An executor in California has a fiduciary duty to adhere to the terms of the will in conformity with the law. Above all, they have to act in the best interest of the estate and its beneficiaries. If your executor doesn’t meet these obligations, you can sue them for damages.
People that can sue an executor in California
An executor is a person or entity with the legal right to carry out the will of a deceased person, known as the testator. This means their contract or loyalty lies with the estate and its beneficiaries. Therefore, only people named in the will and creditors of the estate may sue the executor for their breach of fiduciary duty in California. However, there are special circumstances where family members or other people may have standing to sue or even challenge the will.
Grounds for suing an executor in California
An executor in California has several specific responsibilities which, if breached, can be cause for legal action. These include:
• Failing to pay off debts and taxes
• Misappropriating funds or property from the estate
• Making investments without consulting beneficiaries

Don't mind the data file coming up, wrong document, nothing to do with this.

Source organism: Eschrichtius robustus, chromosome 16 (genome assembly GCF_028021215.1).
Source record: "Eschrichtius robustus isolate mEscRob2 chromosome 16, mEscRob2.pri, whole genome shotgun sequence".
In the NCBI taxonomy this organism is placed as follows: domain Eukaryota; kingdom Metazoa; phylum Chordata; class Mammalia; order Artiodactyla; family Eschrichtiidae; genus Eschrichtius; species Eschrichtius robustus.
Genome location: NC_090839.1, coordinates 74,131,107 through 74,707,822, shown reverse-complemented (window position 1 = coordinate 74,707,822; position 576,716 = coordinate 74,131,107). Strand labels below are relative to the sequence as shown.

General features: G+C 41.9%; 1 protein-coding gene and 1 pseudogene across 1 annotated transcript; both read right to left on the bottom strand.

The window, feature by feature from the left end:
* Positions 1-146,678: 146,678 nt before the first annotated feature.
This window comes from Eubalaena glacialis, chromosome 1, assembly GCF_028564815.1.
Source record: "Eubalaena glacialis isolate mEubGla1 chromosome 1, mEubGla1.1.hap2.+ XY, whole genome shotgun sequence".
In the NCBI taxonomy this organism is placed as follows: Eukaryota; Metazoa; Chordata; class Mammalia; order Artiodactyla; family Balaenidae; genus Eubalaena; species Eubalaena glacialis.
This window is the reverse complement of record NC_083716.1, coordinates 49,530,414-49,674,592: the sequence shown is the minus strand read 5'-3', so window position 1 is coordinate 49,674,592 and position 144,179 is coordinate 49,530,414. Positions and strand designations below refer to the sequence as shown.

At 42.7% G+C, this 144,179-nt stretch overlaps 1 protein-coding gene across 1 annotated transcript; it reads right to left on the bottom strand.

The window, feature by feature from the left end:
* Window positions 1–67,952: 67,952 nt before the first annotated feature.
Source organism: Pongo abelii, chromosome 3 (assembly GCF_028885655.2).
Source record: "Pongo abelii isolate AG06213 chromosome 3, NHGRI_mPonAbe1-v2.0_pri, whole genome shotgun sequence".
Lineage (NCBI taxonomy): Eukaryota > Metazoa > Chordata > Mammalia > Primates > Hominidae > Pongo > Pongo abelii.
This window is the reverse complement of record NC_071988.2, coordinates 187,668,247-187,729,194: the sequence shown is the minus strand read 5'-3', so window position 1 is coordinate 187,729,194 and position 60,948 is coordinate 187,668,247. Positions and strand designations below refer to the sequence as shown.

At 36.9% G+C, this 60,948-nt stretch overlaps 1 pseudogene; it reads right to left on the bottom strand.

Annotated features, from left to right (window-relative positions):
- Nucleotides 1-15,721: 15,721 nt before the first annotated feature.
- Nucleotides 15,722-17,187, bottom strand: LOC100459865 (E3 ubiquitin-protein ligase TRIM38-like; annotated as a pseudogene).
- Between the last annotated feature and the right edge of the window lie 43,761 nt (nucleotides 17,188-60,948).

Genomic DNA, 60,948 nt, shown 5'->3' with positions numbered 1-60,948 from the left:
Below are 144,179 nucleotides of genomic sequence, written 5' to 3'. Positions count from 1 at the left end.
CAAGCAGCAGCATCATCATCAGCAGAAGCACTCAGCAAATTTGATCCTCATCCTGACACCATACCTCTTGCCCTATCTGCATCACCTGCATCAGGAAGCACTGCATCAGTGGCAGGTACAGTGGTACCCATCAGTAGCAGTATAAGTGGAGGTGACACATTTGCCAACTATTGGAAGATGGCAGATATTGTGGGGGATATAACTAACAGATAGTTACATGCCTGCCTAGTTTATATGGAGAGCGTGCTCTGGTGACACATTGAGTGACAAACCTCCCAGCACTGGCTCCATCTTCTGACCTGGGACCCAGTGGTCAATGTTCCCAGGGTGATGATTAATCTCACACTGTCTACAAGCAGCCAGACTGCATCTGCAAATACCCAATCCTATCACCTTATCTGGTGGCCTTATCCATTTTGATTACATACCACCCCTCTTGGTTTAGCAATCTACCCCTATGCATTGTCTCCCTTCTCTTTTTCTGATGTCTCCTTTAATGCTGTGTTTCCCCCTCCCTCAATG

• Exercising bias in decision-making regarding the distribution of assets
• Failing to file documents with the probate court in a timely way
How to file a lawsuit against an executor in California
Estate litigation in California begins when the interested parties (people with the right to sue the executor) file a Petition for Breach of Fiduciary Duty in the probate court. The petition must identify the facts that support the claim, such as evidence of misappropriation or fraud and any other relevant information that might be helpful in court.
The probate judge will issue a summon to the executor, giving them thirty days to respond. If they don’t meet this deadline, the court may issue a default judgment in favor of the petitioner. And, if there is sufficient evidence that the executor breached their duty, the probate court can hold them liable for damages.
It’s important to remember that filing a lawsuit against an executor in California is a serious and costly venture, but that shouldn’t stop you if they infringe on your rights. In any case, it’s always wise to understand the probate laws and how the process works to protect your interests and the estate.